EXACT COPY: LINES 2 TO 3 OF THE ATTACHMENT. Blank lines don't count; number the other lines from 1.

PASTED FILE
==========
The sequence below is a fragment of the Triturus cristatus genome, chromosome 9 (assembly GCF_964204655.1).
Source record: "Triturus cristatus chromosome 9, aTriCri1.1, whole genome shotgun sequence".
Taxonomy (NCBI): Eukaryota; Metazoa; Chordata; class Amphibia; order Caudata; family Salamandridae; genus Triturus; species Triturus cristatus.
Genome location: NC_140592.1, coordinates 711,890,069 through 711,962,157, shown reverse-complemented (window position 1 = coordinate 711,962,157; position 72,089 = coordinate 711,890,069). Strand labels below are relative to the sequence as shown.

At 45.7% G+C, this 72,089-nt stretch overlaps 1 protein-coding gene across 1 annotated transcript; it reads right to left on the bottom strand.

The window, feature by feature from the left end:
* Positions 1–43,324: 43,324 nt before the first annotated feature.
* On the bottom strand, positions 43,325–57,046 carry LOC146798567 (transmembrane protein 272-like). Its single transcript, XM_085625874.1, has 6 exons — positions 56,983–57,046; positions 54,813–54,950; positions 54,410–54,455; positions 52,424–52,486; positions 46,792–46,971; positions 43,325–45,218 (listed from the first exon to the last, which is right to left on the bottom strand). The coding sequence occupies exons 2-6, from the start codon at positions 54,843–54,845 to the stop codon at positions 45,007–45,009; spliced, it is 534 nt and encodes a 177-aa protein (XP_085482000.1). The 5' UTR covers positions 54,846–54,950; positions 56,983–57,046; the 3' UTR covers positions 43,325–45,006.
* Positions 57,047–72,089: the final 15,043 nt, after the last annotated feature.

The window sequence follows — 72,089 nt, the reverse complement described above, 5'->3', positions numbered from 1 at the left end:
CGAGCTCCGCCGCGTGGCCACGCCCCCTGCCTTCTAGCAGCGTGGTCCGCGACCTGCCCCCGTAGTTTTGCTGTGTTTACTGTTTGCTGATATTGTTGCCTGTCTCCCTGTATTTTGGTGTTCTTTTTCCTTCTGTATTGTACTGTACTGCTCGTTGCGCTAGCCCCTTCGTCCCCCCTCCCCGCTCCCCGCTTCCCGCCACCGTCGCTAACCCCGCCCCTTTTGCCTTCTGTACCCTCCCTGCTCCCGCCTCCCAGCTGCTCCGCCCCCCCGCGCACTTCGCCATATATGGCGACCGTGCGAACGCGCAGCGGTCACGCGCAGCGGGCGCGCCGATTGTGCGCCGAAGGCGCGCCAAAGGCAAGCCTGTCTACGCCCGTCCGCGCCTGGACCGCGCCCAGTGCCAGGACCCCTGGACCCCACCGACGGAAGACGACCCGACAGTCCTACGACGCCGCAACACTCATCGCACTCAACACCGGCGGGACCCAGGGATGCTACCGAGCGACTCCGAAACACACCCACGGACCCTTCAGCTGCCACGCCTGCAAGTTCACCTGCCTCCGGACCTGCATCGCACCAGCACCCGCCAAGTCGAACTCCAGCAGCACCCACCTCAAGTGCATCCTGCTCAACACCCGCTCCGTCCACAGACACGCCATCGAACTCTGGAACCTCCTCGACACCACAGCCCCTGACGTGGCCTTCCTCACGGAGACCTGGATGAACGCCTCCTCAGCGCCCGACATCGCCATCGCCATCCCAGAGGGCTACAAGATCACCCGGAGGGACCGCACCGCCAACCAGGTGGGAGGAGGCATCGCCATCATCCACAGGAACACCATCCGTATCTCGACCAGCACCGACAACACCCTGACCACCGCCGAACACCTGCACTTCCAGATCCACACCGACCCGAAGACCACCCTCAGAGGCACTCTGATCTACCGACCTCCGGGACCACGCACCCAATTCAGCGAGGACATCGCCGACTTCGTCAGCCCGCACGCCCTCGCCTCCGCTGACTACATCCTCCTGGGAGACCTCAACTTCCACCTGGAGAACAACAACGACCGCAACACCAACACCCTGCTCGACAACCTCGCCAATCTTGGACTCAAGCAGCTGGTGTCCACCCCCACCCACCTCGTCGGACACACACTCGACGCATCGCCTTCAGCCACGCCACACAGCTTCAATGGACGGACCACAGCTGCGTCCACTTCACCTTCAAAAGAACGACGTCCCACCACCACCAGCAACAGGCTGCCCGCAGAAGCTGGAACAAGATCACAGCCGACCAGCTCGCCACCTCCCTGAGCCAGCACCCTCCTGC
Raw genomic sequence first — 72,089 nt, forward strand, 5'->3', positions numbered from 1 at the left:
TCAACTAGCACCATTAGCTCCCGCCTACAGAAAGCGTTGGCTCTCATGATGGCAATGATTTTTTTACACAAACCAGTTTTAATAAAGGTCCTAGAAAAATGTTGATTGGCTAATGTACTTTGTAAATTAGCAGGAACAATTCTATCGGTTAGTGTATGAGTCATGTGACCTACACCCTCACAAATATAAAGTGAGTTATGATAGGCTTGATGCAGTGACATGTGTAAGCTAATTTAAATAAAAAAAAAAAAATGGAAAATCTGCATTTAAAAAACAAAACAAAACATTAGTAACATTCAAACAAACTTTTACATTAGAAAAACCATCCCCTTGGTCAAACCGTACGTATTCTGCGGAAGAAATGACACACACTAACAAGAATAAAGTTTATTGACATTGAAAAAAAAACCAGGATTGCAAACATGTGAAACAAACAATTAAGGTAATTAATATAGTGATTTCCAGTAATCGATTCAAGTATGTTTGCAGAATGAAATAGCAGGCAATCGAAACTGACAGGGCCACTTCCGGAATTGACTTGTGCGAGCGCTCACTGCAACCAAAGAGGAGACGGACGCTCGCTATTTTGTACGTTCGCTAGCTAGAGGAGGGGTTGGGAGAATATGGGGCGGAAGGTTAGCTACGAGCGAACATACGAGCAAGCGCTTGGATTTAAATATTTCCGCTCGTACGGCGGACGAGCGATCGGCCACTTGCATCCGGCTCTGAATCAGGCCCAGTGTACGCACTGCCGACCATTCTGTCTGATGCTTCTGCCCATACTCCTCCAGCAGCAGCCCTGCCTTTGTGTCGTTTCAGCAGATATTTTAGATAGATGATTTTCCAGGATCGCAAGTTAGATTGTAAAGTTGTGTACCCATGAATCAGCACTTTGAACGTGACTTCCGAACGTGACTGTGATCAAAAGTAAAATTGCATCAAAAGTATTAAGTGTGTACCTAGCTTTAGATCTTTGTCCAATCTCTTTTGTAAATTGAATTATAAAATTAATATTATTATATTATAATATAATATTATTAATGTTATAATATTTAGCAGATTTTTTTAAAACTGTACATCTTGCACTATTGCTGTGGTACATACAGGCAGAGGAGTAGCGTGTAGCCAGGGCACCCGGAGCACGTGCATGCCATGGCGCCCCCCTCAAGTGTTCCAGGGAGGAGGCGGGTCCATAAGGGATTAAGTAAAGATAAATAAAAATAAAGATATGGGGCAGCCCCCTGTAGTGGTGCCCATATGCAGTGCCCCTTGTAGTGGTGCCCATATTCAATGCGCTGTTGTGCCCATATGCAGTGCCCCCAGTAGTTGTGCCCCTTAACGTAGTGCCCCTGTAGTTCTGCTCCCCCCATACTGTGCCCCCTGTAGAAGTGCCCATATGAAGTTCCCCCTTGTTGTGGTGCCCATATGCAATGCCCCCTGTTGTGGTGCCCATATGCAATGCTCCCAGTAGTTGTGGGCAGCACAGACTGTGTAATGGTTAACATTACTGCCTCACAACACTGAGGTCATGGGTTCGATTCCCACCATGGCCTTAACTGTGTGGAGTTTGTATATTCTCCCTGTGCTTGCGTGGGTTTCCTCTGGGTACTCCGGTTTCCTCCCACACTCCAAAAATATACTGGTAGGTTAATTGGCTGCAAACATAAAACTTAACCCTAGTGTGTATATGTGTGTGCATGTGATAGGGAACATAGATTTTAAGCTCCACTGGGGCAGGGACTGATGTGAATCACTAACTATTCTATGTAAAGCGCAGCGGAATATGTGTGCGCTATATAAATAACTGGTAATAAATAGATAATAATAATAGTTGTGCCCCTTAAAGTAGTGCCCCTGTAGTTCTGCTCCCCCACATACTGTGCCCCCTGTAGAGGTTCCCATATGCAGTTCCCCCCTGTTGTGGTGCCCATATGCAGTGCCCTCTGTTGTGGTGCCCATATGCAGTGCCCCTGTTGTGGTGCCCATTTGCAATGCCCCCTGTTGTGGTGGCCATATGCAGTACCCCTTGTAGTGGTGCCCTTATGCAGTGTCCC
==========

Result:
Source record: "Triturus cristatus chromosome 9, aTriCri1.1, whole genome shotgun sequence".
Taxonomy (NCBI): Eukaryota; Metazoa; Chordata; class Amphibia; order Caudata; family Salamandridae; genus Triturus; species Triturus cristatus.